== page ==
Drug facilitates sexual assault
Ready or not, GHB is in the Duluth-Superior area, and young people are using it. The drug, gamma hydroxy butyrate (GHB), is nicknamed "Easy Lay" because a couple of drops of the clear, odorless liquid can easily be slipped into a person's drink w...
Ready or not, GHB is in the Duluth-Superior area, and young people are using it. The drug, gamma hydroxy butyrate (GHB), is nicknamed "Easy Lay" because a couple of drops of the clear, odorless liquid can easily be slipped into a person's drink without their knowledge, making them easy prey for sexual assault. GHB causes intoxication, giddiness, dizziness, confusion and amnesia. In some cases it causes loss of consciousness, seizures, coma and death.
Karole Ives, victim advocacy specialist at the Program for Victims of Sexual Assault (PAVSA) in Duluth, says she knows GHB is being used to rape young women in the area. "We discovered that it's going on up here, and no one's really talking about it," Ives said.
"People blame themselves saying 'I got drunk,' or 'I shouldn't have trusted that person,' or 'I shouldn't have gone to that party,' or whatever. So it's really under-reported. It's never the victim's fault if they were sexually assaulted, even if they were drinking, and certainly not if they've been drugged to make it easier to happen."
Because GHB can cause confusion, people who have unknowingly ingested the drug have no idea why they feel the way they do. One Duluth woman, who happens to volunteer at PAVSA and knows all about GHB, was herself victimized at a local bar recently. Fortunately, when she got sick her friends took her home and away from the would-be perpetrator. Even knowing about the drug, it took this woman a couple of days to realize that she had been drugged.
"It's so hard for people to figure out what happened to them," Ives said.
GHB is frequently put into alcoholic drinks because alcohol increases the effect. Besides that, in bars or at parties people frequently don't watch their drinks. But GHB can also be put in soda pop and any other kind of drink.
GHB is a big concern for local law enforcement and victims' organizations for a number of reasons. The drug can be made in any kitchen. The basic ingredients are degreasers or floor strippers mixed with drain cleaner or lye.
Recipes for it are readily available.
Another reason this drug is so scary is that individual tolerance seems to vary greatly. The same dose given to two people of the same body mass may cause very different reactions. "One can get a real pleasant high and the other can be comatosed," Ives said. "Some kids are taking it recreationally, and there are a lot of overdoses."
There have been no reported deaths in this area from GHB, but there have been 60 reported deaths in the United States so far.
It doesn't take much, and it's very easily transported. According to Ives, kids in the area have seen it in Visine bottles and thought it was actually Visine that was having this effect on people. "It's a clear, oily liquid, so even if someone sees the bottle they aren't going to think anything strange about it."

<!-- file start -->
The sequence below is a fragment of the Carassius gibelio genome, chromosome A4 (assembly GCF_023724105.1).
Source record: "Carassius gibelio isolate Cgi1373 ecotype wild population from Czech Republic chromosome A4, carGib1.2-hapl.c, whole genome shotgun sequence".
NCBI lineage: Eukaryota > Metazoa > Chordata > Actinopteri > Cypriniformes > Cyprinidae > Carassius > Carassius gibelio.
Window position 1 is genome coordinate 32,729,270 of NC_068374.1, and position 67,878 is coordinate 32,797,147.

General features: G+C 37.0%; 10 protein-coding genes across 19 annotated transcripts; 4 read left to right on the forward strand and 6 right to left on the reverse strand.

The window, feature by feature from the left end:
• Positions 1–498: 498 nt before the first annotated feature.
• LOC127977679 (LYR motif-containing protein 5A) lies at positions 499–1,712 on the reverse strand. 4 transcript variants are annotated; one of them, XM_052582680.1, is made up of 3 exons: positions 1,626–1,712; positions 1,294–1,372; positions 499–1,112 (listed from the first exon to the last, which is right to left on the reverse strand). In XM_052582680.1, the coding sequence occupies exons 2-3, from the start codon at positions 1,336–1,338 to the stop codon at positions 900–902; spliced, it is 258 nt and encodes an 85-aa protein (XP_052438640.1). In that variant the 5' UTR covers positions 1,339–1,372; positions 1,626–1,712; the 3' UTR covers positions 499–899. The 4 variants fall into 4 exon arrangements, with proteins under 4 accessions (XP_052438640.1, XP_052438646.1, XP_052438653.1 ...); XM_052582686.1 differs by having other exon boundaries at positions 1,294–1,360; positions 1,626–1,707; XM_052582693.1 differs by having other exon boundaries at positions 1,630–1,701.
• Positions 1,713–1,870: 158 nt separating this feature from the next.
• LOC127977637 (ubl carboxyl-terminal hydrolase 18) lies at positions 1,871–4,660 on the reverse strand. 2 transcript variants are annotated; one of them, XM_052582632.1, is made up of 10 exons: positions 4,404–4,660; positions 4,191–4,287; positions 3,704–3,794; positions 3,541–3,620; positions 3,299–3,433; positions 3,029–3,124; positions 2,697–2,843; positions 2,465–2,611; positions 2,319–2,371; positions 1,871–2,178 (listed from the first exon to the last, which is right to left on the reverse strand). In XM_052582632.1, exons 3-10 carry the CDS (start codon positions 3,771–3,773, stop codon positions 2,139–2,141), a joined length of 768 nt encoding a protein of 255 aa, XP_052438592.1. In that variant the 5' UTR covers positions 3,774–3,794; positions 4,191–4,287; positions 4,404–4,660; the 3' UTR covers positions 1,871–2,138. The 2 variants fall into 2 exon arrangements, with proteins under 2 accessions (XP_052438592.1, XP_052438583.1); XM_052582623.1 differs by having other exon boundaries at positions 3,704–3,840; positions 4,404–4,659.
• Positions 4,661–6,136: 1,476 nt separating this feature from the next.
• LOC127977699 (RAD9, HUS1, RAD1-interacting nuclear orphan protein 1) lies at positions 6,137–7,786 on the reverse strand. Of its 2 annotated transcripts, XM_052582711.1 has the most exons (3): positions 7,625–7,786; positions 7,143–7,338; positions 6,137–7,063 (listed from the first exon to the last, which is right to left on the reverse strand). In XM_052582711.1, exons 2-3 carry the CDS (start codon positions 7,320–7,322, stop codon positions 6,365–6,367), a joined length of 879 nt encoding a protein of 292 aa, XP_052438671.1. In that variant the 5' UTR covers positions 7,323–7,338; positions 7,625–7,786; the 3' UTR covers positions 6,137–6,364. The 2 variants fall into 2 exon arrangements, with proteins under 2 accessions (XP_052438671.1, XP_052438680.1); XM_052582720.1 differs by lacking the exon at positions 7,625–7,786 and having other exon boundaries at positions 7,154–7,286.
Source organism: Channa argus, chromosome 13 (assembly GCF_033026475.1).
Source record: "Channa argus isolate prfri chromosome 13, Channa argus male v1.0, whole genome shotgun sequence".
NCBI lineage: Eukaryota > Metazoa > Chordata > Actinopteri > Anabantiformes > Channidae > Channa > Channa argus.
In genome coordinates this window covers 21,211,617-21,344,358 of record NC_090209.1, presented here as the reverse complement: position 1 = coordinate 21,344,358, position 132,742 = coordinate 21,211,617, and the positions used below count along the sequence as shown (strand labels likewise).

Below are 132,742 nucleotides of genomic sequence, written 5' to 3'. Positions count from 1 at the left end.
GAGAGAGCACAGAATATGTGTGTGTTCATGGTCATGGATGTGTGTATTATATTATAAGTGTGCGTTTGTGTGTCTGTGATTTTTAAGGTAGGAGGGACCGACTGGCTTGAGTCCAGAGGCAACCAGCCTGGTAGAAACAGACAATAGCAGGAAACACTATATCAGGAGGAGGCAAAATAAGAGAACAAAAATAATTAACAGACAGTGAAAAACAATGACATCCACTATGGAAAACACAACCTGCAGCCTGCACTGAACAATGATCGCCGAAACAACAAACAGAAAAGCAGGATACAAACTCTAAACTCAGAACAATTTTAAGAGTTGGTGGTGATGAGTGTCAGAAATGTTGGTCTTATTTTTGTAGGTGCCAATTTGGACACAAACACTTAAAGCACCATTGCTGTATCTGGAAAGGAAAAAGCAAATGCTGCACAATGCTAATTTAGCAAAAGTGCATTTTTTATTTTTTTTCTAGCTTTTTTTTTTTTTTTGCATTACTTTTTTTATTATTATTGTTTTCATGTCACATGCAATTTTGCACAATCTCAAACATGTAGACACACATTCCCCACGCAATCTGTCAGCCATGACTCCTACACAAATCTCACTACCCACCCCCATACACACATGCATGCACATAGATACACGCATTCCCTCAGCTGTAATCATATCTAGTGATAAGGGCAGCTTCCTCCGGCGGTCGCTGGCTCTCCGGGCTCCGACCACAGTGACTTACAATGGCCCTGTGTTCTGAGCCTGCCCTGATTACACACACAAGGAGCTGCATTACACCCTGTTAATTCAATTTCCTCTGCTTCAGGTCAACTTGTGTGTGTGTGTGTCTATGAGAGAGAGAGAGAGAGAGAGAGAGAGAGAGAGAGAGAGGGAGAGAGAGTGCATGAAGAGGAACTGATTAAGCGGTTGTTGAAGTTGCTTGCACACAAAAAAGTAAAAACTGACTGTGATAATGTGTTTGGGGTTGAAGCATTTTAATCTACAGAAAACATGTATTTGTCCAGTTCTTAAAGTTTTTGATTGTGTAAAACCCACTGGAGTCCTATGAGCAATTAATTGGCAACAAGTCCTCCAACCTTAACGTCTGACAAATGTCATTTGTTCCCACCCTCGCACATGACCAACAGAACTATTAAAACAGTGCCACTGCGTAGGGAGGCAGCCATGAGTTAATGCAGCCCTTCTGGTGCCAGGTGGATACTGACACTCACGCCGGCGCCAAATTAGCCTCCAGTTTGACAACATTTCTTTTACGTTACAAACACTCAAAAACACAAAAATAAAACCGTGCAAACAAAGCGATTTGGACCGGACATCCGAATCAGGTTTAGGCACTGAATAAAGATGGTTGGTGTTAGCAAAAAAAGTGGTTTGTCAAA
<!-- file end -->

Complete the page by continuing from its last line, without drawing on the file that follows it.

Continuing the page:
A fourth reason this drug is a concern for local law enforcement is that it is very difficult to prove. It flushes out of the system very quickly, and by the time the victim realizes what has happened, there's no trace of the drug left. And besides that, smaller towns don't have the equipment to test for it and often times don't know to test for it.
That's one of the reasons PAVSA hosted a conference Friday for medical and law enforcement professionals. The conference, entitled "Substance Facilitated Sexual Assault," provided an overview of the most common date rape drugs available these days and information about the incidence of drug facilitated sexual assault in the region. "We need to break that silence," Ives said.
There is no antidote for this drug, so Ives and PAVSA educator Candy Harshnar say public awareness has to increase. Parents need to talk with their teens about this drug and how to avoid being victimized by it. "Oh, totally," Harshnar said. "If we have adolescent daughters, we know that they are going to be vulnerable. We have a responsibility if we know about GHB to inform them about it. They can poo poo it if they want to, but I think if we're aware of those kinds of dangers we need to at least make them aware of some of the common sense measures they can utilize."
Harshnar and Ives recommend setting up a buddy system among friends. "So if you start feeling weird or acting weird, that you're aware of each other," Harshar said.
It worked for her daughter. Harshnar said her daughter was out with some friends at a Duluth bar when one of her friends was unknowingly drugged with GHB. Her daughter, who knew about the drug because Harshnar had talked to her about it, got her friend out of the bar and took her home.
"Parents do need to let their kids know that this is out there," Ives said. "It sounds sensationalized when you see it on 20/20 or Nightline, and you think 'that doesn't happen around here.' It happens. We're an easier market up here because we don't expect that kind of crime, so we're easier victims, and because we're smaller towns our law enforcement doesn't have the same kind of training or access to testing. Sometimes I think we're sitting ducks for a lot of drugs."